There’s a lot of talk about girl groups, and rightfully so. Girl groups made some great music in the ’60s. But if you ever try to journey back to where it all started it’s inevitable that you will run into the Shirelles as you’re passing through Passaic, New Jersey. They were still at Passaic High School when they got together in 1957 in order to perform at the school talent show. The original lineup was Shirley Owens, Doris Coley, Micki Harris, and Beverly Lee. They called themselves the Poquellos and performed a song that they had written called “I Met Him on a Sunday.” One school friend was so impressed that she introduced the group to her mother Florence Greenberg who had a small record label called Tiara.

Greenberg was impressed too, so impressed that she not only signed the group to her label, she became their manager, and changed their name to the Shirelles, which was a play on Shirley Owens’ first name combined with the name of the doo wop group the Chantels. Greenberg then released a single of “I Met Him on a Sunday,” which she licensed to Decca Records. The Shirelles had a Top 50 hit with their first record in 1958.

The future looked bright indeed for the Shirelles, but then their next two singles flopped. Decca bailed out on the deal and Greenberg started a new label called Scepter. She then brought in Luther Dixon, who had worked with Nat King Cole, Pat Boone, and Perry Como, to produce the Shirelles. The last piece of the hit-making puzzle was in place.

In 1960, just before Dixon came on board, the Shirelles released “Dedicated to the One I Love,” which was another flop at the time. They followed that with Dixon’s first production for the Shirelles, “Tonight’s the Night,” which wasn’t exactly a smash but did manage to creep into the Top 20 on the R&B chart. The song was written by Dixon and Owens and addressed a young woman’s fear of losing her virginity, a theme that would continue to run through the group’s next record. As you might imagine, the subject matter was shocking for the time.

The Shirelles

“Will You Still Love Me Tomorrow,” written by Carole King and Gerry Goffin, plowed similar lyrical ground and served as the follow-up to “Tonight’s the Night.” It was a smash, reaching #1 on the pop chart, and #2 on the R&B chart. The popularity of that record convinced Greenberg to reissue “Dedicated to the One I Love” and the second time was the charm as that single rose to #3 on the pop chart.

The hit train kept rolling with the Shirelles next single “Mama Said” which made it to #4. A couple of subsequent singles didn’t do as well, but later in 1961 along came “Baby It’s You” at #8, and “Soldier Boy,” another #1 smash.

The Shirelles legacy was assured at that point, and they weren’t done yet, but there was beginning to be competition from other girl groups, and it wouldn’t be long before the British Invasion changed everything, and not for the better for many American artists. In 1962 the Shirelles released “Everybody Loves a Lover,” which was a Top 20 record, and “Foolish Little Girl” which was a #4 hit. It was the last big record they would ever have.

The Shirelles continued to release singles into 1967. They all managed to make the Top 100, but none of them had anything like the success that the group had previously. In addition to the other pressures, the Shirelles had to deal with Dixon leaving Scepter in 1963. Dixon’s departure was certainly a key factor in the Shirelles’ change of fortune.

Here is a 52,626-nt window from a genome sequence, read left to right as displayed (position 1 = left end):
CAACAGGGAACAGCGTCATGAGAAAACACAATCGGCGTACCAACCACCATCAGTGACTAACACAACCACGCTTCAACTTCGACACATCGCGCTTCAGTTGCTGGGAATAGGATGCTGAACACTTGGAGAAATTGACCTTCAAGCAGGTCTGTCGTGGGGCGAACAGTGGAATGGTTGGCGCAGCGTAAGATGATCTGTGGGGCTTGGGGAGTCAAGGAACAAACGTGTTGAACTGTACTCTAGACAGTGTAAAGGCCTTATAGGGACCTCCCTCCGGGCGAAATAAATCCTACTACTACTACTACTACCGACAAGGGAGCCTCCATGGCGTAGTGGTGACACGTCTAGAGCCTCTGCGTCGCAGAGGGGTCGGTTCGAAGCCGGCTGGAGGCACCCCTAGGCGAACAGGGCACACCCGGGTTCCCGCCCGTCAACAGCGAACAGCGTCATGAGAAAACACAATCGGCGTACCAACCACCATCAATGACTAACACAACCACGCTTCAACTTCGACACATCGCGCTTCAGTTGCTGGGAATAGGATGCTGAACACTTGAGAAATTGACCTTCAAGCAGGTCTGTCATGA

Keep in mind that the Shirelles were still kids through all of their success. Greenberg had promised to hold all of their money in trust until they turned 21. When they reached that age, guess what, there was no trust fund. There were suits and counter-suits, and in the end, a settlement, but trust had been deeply shaken.

As groups like the Chiffons, the Ronettes, the Supremes, and the Crystals rose to prominence, the Shirelles became something of an afterthought. One interesting note is that at one point Owens and Coley left the group to get married and they were replaced by fellow New Jerseyan Dionne Warwick, who is featured on “Foolish Little Girl.” Coley and Owens would return, but Warwick continued to fill in from time to time.

In 1968, the well having dried up, Coley left the Shirelles again. The remaining trio continued touring their hits, and recording for several labels. Coley came back in 1975 to replace Owens, who left to try for a solo career. In 1982 the Shirelles were performing in Atlanta when Harris died from a heart attack. There have been different groups of Shirelles over the years, but Lee eventually won the ownership of the name and she continues to tour with the modern day Shirelles. Coley died of breast cancer in 2000.

In 1996 the Rock and Roll Hall of Fame came calling and the Shirelles were inducted that year along with Gladys Knight & the Pips. The Shirelles have also been honored by the Rhythm & Blues Foundation, and inducted into the Vocal Group Hall of Fame. Rolling Stone ranked them #76 on their list of the 100 Greatest Artists of All Time. Perhaps the most meaningful honor came in 2008 when the City of Passaic renamed the street where Passaic High School is located Shirelles Boulevard. Sadly, only Owens (now Shirley Alston-Reeves) and Lee remained to accept the honor.

About the Author

Ken Shane

Ken Shane lives in Narragansett, R.I. He is a freelance writer and far and away the oldest Popdose writer. In fact, he may be the oldest writer, period. He wants you to know that he generally does not share his colleagues' love for the music of the '80s, and he does not forgive them for loving it. (Ken passed away in November 2022. R.I.P. —Ed.)

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